Lesezeit: 7 MinutenI am a fifth-generation Christian from China. My family immigrated to the US when I was 17. My relationship with Israel is a surprise. Looking back, although I had read the Bible many times, I never thought much about Israel because it was never a topic discussed in church or seemed relevant to my Christian faith. Then in the course of two weeks, it all changed.
In 2000, my husband Bill and I took a trip to Israel out of curiosity. I didn’t feel that the trip had much point because a new Jerusalem was prophesied in both the Book of Ezekiel from the Tenach and the Book of Revelation from the New Testament, so why go look at what will eventually pass away?
Once we arrived, I immediately was surprised to see that it is alive and functioning, not just a promise on paper. It was real! It was lush and energetic. As the late afternoon sunlight turned the Jerusalem Old City Wall golden, our tour bus inched up next to the Wall like a snail, the tour guide shouted loudly, “traffic jams are great because that means people are coming back just as the prophets said!” Where had they been? I was completely ignorant. The tour guide took great pride telling us Israel’s modern founding history. Were we really looking at what the prophets wrote about 3000 years ago? And then we heard about how they drained the swamps and how they made the desert bloom. We saw the green hills and the fruit trees and tasted the good fruits and vegetables. We would never have guessed this place was desolate just 80 years ago, nor would we have guessed that the Hebrew language we heard everywhere was revived just a little over 100 years ago. We were like dreamers – what reality was this? How could God and men continue and create this reality after almost 2000 years of absence?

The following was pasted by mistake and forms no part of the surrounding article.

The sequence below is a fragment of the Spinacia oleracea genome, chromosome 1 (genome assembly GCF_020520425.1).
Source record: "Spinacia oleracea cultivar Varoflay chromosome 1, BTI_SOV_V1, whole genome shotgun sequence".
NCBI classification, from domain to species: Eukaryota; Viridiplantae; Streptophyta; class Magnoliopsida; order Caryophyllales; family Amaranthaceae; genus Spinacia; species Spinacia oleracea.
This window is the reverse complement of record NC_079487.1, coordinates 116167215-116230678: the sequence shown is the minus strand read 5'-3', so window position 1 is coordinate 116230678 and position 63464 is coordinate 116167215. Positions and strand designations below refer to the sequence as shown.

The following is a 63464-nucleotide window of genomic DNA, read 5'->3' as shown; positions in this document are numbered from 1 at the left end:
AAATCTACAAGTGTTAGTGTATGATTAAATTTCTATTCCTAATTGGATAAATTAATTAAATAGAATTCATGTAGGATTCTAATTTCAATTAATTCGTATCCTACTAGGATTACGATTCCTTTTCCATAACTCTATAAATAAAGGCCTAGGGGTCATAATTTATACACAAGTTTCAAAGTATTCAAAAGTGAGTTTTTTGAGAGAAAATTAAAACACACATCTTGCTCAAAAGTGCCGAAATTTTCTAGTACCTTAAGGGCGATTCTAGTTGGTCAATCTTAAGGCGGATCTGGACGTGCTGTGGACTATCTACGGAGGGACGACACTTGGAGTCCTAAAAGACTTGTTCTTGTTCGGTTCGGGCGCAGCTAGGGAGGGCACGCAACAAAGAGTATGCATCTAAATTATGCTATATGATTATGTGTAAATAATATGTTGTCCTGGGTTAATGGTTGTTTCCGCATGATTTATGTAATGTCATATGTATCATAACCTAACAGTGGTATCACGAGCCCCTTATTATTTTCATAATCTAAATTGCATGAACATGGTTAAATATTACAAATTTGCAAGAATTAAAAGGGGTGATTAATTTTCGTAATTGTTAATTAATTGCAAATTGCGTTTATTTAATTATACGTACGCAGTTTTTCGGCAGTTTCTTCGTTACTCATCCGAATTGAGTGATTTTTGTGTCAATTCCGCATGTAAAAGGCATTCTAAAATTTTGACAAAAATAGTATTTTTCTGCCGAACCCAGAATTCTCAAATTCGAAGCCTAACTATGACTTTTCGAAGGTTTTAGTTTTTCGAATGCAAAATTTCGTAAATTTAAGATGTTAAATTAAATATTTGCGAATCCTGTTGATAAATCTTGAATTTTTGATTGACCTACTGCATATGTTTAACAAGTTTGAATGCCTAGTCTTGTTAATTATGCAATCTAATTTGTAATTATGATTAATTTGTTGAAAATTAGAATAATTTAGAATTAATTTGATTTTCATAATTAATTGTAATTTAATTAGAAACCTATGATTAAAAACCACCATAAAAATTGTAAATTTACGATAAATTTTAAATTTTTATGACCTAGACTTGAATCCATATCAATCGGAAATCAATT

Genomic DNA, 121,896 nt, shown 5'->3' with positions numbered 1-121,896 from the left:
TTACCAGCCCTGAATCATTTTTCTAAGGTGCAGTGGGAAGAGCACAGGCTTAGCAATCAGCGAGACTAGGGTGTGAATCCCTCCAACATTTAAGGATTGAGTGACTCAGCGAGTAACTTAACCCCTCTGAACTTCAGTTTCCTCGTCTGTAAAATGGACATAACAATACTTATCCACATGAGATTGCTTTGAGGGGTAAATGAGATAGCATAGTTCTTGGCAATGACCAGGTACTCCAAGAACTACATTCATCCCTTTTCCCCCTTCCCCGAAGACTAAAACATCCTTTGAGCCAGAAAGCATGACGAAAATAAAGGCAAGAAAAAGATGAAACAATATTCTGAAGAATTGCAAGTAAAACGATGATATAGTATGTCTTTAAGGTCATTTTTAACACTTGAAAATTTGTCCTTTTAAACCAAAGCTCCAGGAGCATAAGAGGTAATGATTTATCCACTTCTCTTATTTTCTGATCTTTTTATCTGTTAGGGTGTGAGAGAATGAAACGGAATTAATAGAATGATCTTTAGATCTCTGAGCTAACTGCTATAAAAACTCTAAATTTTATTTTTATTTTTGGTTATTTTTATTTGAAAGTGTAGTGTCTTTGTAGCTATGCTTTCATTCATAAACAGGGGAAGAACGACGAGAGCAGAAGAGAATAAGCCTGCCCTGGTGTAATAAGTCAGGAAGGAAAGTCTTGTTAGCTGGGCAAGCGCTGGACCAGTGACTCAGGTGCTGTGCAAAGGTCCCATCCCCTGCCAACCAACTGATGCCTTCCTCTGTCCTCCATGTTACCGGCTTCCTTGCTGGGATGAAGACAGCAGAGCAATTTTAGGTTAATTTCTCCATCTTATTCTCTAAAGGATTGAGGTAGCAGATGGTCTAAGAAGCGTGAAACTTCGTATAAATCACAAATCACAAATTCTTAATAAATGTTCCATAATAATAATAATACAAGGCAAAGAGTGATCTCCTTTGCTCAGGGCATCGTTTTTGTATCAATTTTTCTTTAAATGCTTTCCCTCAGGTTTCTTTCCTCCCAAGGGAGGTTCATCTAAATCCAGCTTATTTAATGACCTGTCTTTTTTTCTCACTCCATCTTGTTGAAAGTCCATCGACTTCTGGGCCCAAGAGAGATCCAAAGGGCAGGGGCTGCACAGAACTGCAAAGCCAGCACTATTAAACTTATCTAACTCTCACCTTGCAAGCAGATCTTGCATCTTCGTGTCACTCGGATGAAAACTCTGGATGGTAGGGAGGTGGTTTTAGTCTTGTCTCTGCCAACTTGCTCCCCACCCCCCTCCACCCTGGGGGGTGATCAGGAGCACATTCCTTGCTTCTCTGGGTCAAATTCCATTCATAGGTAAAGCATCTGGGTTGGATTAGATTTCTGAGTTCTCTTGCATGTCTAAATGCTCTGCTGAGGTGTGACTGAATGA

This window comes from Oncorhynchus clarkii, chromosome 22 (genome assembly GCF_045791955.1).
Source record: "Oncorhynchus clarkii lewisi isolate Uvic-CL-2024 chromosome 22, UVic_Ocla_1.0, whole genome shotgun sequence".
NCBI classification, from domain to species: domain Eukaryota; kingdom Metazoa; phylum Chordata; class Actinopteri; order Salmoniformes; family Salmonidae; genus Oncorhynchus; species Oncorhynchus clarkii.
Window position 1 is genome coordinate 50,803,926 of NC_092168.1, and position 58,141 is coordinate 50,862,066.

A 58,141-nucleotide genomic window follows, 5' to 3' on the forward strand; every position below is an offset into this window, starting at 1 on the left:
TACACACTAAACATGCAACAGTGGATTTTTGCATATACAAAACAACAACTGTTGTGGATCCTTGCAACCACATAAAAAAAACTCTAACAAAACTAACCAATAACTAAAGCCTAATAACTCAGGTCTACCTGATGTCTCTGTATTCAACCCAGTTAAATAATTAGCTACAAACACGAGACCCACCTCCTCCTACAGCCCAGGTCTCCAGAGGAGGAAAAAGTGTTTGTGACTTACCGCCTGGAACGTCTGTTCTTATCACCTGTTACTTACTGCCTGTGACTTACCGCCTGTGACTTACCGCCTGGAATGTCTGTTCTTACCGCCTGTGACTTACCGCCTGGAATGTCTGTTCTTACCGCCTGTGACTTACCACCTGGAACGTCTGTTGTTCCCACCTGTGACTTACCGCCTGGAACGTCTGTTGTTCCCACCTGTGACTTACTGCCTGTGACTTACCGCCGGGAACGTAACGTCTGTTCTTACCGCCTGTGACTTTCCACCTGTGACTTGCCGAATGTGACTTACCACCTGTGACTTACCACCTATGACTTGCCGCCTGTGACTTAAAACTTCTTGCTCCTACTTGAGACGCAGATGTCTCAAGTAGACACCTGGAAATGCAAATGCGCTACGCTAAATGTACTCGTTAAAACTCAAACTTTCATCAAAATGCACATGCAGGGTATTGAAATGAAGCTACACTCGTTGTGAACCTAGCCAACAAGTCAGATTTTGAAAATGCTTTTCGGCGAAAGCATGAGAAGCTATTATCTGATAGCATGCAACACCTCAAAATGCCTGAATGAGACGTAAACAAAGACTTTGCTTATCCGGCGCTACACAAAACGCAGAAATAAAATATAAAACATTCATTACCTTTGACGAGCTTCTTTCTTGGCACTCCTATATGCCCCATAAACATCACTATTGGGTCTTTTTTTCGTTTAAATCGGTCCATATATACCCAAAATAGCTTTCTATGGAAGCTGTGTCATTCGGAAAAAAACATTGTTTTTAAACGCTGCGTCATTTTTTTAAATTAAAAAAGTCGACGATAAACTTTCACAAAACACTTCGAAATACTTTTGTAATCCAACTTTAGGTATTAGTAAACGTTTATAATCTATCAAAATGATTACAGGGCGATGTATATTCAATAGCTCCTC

After the 14-day trip, my head was full of theological questions that I didn’t know how to ask. Also, I was annoyed that no one had told us about this reality in Bible studies or sermons. We knew we had to come back to find out more about this people and this place that challenged all our beliefs about them.
In 2004, we came back to Israel to explore on our own. During the four years since our last visit, we had read and researched Jewish history and learned about the Diaspora, especially the history of almost 2000 years of Christian anti-Semitism. We came back with a bit of weight on our shoulders this time.
One day, as we walked past the Cardo (a Roman period road in north-south direction) in Jerusalem’s Old City, we saw a group of American high school boys, all wearing black kippahs, sitting on the steps down to the Cardo. One boy stood up and shouted, “let’s hear from Josh’s grandfather.”
An elderly gentleman rose at the bottom of the steps, planted his feet on the Roman Cardo, and started to address the boys.
“You see that golden dome on top of the Temple Mount,” he pointed to the Western Wall direction, “because it is there, we cannot build the Holy Temple. What can we do about it?”
“Pray for a miracle?” “Negotiate?” “Moshiach!” different boys shouted out.
“How about if we send a rocket over? Yeah!” another shouted out laughing and high-fived boys around him.
«“We wait,” he said. “We wait on Hashem.»
Josh’s grandfather gestured for them to quiet down. “We wait,” he said. “We wait on Hashem. If you do not see it in your life time, your children may see it. If your children do not see it in their life time, their children may see it. We raise our children to be Jews and do the responsibilities Hashem gives us, and we wait for Him. He has already brought us back to the Land like He promised. He does not lie to us, so we wait for Him to rise up to do as He promised. He will do it one day because He already promised it!”
Josh’s grandfather’s speech, on the old Roman road, echoed between the walls around it. Did their ancestors have the same dream 2000 years ago as they were exiled out of Jerusalem, maybe walking on this same road? Could the spirits of the past see their decedents’ return and see the restoration all around them?
Then I knew that I wanted to be a part of this, alongside of these people whose faith and substance I had not known before. After almost 2000 years of apparent silence, God and His people are moving mightily, and we did not want to miss out.